Through the 80s, 90s and 00s Cale has continued to experiment with music and release the results, to little commercial success but with a small group of committed fans. In particular, two collaborative efforts in 1990 brought excellent results: one with Brian Eno called Wrong Way Up, and another with former bandmate Lou Reed, called Songs For Drella.

This disc contains live performances from roughly the same time period as the Sabotage/Live album.
It was recorded with members of the Patti Smith Group at CBGB in 1978 and '79 (the years of Cale's noisy punk involvement) and includes some hair-raising feedback excursions. There's some very interesting material here that is not available elsewhere. Most importantly, this is the only recording I know of that features

The LP that came out on "Special Stock" has three tracks not on the CD. Here´s the CD version with the following tracks:

Dance Of The Seven Veils
Helen Of Troy
Casey At The Bat
Even Cowgirls Get The Blues
Don't Know Why She Came
Somebody Should Have Told Her
Magic & Lies

According to the sleeve notes the first 4 tracks were recorded live on December 28, 1978. The other four tracks on December 31, 1979. The venue for both gigs was CBGB's in New York.

Ritchie Fliegler (lead guitarist of the band) begs to differ: "I just received a copy of Cowgirls (I got it on Amazon) it's interesting. And, while definitely recorded at CB's there are some big errors.The first 5 songs are the Judy, Kraal, JD, Bruce and me band. From when, I don't remember. However the liner notes say it's the first four songs - This is absolutely incorrect - it's the first five.The last three songs: Somebody, Decade and Magic are another gang altogether. Listening to this CD was the first time I have ever even heard them. Of this I am totally sure beyond a shadow of a doubt."

Ivan Kral is the bass player from the Patti Smith Group. On the cover his name is misspelled as "Kraal". John Cale´s "Sabotage/Live" album was recorded in between these two gigs.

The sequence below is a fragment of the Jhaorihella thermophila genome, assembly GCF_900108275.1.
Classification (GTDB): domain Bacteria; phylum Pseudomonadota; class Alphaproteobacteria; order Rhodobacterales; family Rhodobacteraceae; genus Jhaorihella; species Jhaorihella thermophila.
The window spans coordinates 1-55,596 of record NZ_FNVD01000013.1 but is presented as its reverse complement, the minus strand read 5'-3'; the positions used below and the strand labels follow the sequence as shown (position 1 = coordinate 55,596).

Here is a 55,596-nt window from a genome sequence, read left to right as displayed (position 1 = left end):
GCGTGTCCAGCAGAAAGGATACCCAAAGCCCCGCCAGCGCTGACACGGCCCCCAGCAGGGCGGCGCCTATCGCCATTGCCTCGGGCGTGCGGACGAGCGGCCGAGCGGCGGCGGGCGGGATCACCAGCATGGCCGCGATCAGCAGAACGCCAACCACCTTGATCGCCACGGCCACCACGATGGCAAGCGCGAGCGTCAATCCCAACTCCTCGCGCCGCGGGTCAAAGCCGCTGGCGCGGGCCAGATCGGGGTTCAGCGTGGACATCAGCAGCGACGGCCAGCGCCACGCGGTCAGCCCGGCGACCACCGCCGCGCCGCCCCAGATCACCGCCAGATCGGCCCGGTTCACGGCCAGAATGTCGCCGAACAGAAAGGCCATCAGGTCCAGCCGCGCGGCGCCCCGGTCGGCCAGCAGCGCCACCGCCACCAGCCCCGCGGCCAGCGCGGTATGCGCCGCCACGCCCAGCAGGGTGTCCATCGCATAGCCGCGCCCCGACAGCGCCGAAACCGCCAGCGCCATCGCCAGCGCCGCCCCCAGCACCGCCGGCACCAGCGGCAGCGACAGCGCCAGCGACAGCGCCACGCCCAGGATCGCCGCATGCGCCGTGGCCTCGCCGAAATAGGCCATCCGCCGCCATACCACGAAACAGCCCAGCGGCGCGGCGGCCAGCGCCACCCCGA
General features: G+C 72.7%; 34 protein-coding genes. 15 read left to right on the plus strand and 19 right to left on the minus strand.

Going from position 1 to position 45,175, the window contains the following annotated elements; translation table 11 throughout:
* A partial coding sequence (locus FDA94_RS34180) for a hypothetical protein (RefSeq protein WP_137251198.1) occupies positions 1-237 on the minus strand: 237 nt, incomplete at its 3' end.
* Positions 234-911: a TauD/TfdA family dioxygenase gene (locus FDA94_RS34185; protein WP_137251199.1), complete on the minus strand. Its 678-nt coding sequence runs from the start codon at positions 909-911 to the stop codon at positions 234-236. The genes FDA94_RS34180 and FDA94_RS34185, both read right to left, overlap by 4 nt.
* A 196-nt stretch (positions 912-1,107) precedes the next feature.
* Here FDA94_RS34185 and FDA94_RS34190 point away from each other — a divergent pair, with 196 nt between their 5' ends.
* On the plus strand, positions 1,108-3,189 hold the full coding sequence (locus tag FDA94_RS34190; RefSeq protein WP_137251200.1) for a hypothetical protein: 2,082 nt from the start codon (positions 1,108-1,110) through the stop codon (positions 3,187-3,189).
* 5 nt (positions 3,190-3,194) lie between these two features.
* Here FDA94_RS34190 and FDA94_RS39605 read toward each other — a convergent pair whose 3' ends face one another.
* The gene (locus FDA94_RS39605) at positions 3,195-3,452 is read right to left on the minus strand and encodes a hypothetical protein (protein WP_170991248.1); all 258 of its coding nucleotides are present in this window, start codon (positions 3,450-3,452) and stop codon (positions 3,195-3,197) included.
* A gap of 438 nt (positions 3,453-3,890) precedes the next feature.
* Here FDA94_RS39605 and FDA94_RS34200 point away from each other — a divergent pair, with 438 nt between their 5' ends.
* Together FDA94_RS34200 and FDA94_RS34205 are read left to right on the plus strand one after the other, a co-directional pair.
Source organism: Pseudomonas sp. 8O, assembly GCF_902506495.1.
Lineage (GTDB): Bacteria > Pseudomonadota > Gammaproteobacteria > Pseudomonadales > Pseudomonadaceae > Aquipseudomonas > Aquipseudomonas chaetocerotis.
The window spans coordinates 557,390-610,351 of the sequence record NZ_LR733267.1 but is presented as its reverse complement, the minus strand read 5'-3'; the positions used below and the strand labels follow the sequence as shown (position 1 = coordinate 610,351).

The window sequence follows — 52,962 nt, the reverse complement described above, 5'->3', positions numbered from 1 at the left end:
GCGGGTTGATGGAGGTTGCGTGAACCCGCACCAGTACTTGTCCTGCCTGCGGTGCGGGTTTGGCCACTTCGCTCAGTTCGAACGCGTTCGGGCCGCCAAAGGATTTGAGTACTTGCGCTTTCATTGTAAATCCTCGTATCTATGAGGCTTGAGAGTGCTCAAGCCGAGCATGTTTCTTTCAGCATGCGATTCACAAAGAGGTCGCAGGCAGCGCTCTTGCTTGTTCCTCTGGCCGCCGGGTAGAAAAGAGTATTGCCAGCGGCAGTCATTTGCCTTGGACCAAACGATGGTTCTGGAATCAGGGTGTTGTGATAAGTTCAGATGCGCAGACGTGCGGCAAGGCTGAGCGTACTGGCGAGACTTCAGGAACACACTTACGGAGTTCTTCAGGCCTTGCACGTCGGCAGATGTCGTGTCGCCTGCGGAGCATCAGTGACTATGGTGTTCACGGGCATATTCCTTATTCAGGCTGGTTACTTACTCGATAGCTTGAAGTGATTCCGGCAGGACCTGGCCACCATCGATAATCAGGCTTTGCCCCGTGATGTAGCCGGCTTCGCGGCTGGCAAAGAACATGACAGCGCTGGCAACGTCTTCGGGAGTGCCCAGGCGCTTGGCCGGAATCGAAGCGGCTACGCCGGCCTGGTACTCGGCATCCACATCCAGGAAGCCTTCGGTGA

performances with Judy Nylon.

John Cale - Even Cowgirls Get The Blues
(192 kbps, cover art included)

Thanks a lot to for all the infos about this album!

Gideon - Mamlok - Rochberg - Shapey - Waxman - Wyner - Zilberts - Psalms Of Joy And Sorrow

Unique among liturgies in their singular blend of majestic grandeur, lofty sentiments, and poignant simplicity, the Psalms embrace virtually every basic human emotion and mood, always in the context of faith.

This album reflects the varied responses of twelve 20th- and 21st-century composers to some of the most affecting and enduring of all biblical texts—the Psalms.

Common to the liturgies, histories, and spirit of both Judaism and Christianity, the biblical Book of Psalms is one of the most widely familiar and most frequently quoted books of the Hebrew Bible. The Psalms' sentiments and teachings, expressed in a singular blend of majestic grandeur and poignant simplicity, give them a uniquely universal resonance. Encompassing virtually every human emotion and mood from exaltation to alienation, hope to despair, these texts have inspired musical interpretation since Jewish antiquity, with notated musical settings dating back
more than ten centuries.

Composers of virtually every orientation have engaged the Psalms in compositions ranging from large-scale works for chorus, full orchestra, and soloists to intimate a cappella choral pieces. The original settings heard on this new CD, by both traditionally-minded and avant-garde composers, exemplify the variety of musical treatments and expressions the Psalms have inspired.

Participating artists heard on "Psalms of Joy and Sorrow" include actor Theodore Bikel, cantors Alberto Mizrahi, Charles Osborne and Meir Finkelstein; the BBC Singers, Laudibus Choir, Schola Hebraeica, Barcelona Symphony/National Orchestra of Catalonia and the Slovak Radio Symphony Orchestra; and conductors Samuel Adler, Michael Brewer, Ronald Corp, Patrick Gardner, Steven Gunzenhauser, Avner Itai, Elli Jaffe, Neil Levin and Karl Anton Rickenbacher.

"Dispersed over the centuries to all corners of the earth, the Jewish people absorbed elements of its host cultures while, miraculously, maintaining its own. As many Jews reconnected in America, escaping persecution and seeking to take part in a visionary democratic society, their experiences found voice in their music. The sacred and secular body of work that has developed over the three centuries since Jews first arrived on these shores provides a powerful means of expressing the multilayered saga of American Jewry.

While much of this music had become a vital force in American and world culture, even more music
of specifically Jewish content had been created, perhaps performed, and then lost to current and future generations. Believing that there was a unique opportunity to rediscover, preserve and transmit the collective memory contained within this music, I founded the Milken Archive of American Jewish Music in 1990.

The passionate collaboration of many distinguished artists, ensembles and recording producers over the past fourteen years has created a vast repository of musical resources to educate, entertain and inspire people of all faiths and cultures. The Milken Archive of American Jewish Music is a living project; one that we hope will cultivate and nourish musicians and enthusiasts of this richly varied musical repertoire." - Lowell Milken